2. Don’t Yell. Use a calm, quiet tone of voice – even when you’re frustrated or upset.

Kids don’t really hear you when all you do is yell. They know you really don’t mean what you say until you’re yelling. I almost never yell or raise my voice at my kids. They usually do what I ask when or soon after I ask them to do it. And when I tell them NOT to do something they always stop.

Sometimes you have a child who doesn’t care what you think, ask, or say. They are determined to do the opposite. Do they best you can, talk to them, discipline with love, take away their favorite thing if you need to. Keep your strong willed, difficult child by your side and spend more time loving and praising that child. It’s important to respect your child, set boundaries, and give him choices when you can.

It’s hard. My oldest child – my son – was definitely my difficult child. I cried many tears over him. But God is faithful and hears a mother’s prayers. Your child may give you 18 years of grief and frustration and some joy, but be faithful in your prayers!

related: Raising Your Spirited Child by Mary Sheedy Kurchinka

3. Balance discipline with lots of affection.

Make it a point – especially with your difficult child – to get on the floor {or at the table} as often as possible and hopefully everyday – and spend time having fun. Play games, play with play-dough, color together, read books aloud, ask him his opinion, talk to him – even if he’s just 2 or 3 years old. Kids want and need their moms – and dads – to spend quality time with them and lots of it!

related: Child Training

If your child seems to be deliberately trying to upset you, doing things you’ve repeatedly asked him not to do, he may just really need you to spend some undivided time with him. It may not seem to make sense, but a child who wants attention will seek out negative attention if positive attention is lacking.

4. Say yes more than you say no.

When my kids were young and, say, they picked up something I didn’t want them to have, I never said, “Don’t touch that!”

Instead, in a sing-song voice I’d say, “What a good helper you are! Thank you for helping me clean up!” And I’d take the item and put it away. In doing this, my toddlers rarely cried when I took something away.

The exception to this would be if they were doing something really dangerous and needed to learn a lesson: i.e. touching an electrical outlet.

Other examples would be:

  • “Let’s walk instead of running. Here, hold my hand.”
  • “Let’s talk softly when we’re in the house.”
  • “Oh, yes, let’s put the dog’s dish up so it’s not in the way.”
  • “Good idea. Let’s put that away.”
  • “Oh look, we need to shut the door on the cabinet. Can you do that for me?”

Pick your battles wisely. If you can prevent a battle of wills, do so! Other things – like hitting a friend or not sharing need to be dealt with quickly and probably repeatedly. So, let things go that are not so important.

One day my son, 5 years old, decided to give his 2 year old sister a hair cut. He cut her hair on one side, straight across the top of her ear. Oh, I cried! But I didn’t learn my lesson. A few months later I walked into the room and Sarah was giving herself a haircut. From that day forward, all scissors in the house we locked up in a filing cabinet. None of my other children ever gave themselves – or a sibling- a haircut.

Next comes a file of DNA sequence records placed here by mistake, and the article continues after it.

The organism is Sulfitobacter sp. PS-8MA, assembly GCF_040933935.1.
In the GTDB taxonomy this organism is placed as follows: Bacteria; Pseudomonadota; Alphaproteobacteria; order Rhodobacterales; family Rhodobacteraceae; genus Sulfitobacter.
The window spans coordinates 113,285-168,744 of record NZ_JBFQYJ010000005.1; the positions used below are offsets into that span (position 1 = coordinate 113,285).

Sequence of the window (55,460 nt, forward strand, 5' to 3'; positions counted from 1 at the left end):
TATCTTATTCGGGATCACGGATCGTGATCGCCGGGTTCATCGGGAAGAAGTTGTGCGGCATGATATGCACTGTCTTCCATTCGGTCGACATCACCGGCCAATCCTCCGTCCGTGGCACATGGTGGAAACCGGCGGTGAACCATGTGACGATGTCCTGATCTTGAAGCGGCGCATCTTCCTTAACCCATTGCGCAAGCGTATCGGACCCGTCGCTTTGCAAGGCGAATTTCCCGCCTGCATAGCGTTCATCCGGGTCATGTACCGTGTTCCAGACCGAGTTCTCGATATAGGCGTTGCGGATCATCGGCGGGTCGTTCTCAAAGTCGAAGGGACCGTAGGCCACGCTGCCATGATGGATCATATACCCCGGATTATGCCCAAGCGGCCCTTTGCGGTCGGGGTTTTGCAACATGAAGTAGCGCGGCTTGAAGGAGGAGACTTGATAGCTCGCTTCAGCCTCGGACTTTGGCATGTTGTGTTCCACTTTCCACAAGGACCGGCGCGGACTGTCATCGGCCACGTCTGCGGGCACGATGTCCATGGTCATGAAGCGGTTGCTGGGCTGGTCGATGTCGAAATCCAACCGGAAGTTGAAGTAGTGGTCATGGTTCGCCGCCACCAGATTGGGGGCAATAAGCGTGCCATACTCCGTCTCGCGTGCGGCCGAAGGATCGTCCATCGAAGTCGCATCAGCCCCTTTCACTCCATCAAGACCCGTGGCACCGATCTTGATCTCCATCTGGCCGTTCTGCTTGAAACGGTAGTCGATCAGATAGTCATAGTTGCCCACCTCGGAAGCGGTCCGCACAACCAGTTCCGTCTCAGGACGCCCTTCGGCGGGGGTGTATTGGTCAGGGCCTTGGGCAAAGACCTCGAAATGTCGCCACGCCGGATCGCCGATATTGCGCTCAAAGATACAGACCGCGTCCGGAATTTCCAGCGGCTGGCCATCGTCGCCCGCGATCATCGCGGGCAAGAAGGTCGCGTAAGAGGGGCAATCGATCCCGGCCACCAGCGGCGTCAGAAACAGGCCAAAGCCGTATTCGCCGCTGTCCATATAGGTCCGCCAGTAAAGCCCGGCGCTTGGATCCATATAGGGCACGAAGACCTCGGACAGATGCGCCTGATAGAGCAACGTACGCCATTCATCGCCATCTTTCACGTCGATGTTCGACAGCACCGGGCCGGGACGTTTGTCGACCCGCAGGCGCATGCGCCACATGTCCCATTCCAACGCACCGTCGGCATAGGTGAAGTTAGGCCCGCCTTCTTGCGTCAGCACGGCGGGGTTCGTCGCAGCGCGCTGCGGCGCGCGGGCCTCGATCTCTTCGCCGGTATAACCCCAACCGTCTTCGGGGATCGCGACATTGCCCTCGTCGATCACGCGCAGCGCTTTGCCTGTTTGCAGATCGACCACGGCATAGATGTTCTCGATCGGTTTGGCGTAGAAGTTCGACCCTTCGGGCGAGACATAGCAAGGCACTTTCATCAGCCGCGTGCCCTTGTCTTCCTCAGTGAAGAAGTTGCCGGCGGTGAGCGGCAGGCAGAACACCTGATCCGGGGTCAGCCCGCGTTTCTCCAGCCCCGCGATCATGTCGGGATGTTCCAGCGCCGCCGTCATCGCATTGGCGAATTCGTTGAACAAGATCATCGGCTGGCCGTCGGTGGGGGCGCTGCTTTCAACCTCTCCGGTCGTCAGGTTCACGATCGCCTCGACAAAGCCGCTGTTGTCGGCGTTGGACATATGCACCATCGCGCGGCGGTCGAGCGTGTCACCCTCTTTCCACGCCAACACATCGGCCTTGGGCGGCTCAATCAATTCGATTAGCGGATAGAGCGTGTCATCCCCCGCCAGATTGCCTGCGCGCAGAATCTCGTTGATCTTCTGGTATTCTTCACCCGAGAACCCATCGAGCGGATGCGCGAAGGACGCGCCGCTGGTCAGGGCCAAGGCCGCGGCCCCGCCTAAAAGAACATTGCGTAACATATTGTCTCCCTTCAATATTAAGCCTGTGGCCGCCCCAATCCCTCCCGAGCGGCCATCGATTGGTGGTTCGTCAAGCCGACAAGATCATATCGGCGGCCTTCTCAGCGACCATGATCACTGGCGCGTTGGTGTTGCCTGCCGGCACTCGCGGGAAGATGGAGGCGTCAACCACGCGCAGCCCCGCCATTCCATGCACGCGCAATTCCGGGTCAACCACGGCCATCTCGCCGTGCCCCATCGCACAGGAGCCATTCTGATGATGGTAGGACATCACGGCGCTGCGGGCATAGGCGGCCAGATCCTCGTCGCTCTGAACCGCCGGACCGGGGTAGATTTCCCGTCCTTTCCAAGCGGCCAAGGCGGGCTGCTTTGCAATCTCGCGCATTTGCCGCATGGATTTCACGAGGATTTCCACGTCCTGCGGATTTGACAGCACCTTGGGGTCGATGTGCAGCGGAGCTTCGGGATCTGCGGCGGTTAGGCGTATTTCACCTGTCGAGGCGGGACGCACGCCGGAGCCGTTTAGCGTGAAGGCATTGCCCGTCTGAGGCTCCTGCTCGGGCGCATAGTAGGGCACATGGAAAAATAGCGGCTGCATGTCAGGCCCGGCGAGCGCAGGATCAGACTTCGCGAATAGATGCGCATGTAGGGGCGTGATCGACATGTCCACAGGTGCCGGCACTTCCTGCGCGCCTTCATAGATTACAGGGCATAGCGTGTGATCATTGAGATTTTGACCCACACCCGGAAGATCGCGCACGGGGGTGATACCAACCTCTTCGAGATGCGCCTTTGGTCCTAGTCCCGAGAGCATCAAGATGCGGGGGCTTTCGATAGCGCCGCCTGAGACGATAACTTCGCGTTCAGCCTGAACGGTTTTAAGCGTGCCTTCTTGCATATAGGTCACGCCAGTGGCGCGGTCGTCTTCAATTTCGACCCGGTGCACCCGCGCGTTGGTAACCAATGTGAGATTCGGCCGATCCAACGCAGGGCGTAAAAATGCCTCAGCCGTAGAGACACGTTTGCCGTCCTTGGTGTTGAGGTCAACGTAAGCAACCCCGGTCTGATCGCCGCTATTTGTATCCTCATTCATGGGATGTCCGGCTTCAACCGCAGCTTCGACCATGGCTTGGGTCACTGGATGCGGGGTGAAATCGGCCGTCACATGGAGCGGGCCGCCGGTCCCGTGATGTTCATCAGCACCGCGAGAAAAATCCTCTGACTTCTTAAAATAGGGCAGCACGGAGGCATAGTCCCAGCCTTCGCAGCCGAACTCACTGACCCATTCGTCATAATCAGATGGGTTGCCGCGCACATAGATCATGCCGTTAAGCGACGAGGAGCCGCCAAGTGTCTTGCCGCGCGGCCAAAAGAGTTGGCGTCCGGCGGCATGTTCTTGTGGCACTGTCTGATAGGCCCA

Crayons stayed put away without supervision. Play dough, too. Certain things tempt a toddler to experiment. But if they are only allowed to use them with supervision, they are less likely to do something you would disapprove of.

It’s also important to make sure that your child/ toddler is stimulated enough during the day that they are not bored and looking for things to get in to. By structuring the day appropriately, you can fill your toddler’s day with engaging activities and routine that will give him a sense of security and give them something to look forward to each day.

5. Find every reason to praise your child when they are well behaved. 

Kids need to feel like they matter. They want to know that they add value to the life of the family. They need to hear words of affirmation. It builds their self-esteem as well as their self-confidence and they learn that Mom and Dad value their help.

  • “You’ve been such a good helper today. Thank you.”
  • “Daddy, you should have seen how Susie helped me fold the laundry today.”
  • “Look what a beautiful picture you colored!”
  • “Thank you for putting your Legos away.”
  • “I like how you shared your Teddy bear today. What a sweet boy you are!”

Parenting is not easy, but these five things worked for me. Today I have five kids ranging in ages from 25 to 12 and I have a great relationship with all of them. They are kind, respectful, productive people who I am proud to call my kids.

I’d love for you to share your own ideas for how to discipline without spanking in the comments below.

More Resources for Moms

Free Printable Gratitude Journal for Kids

Daily Gratitude Journal for Kids @ AVirtuousWoman.org

How to Download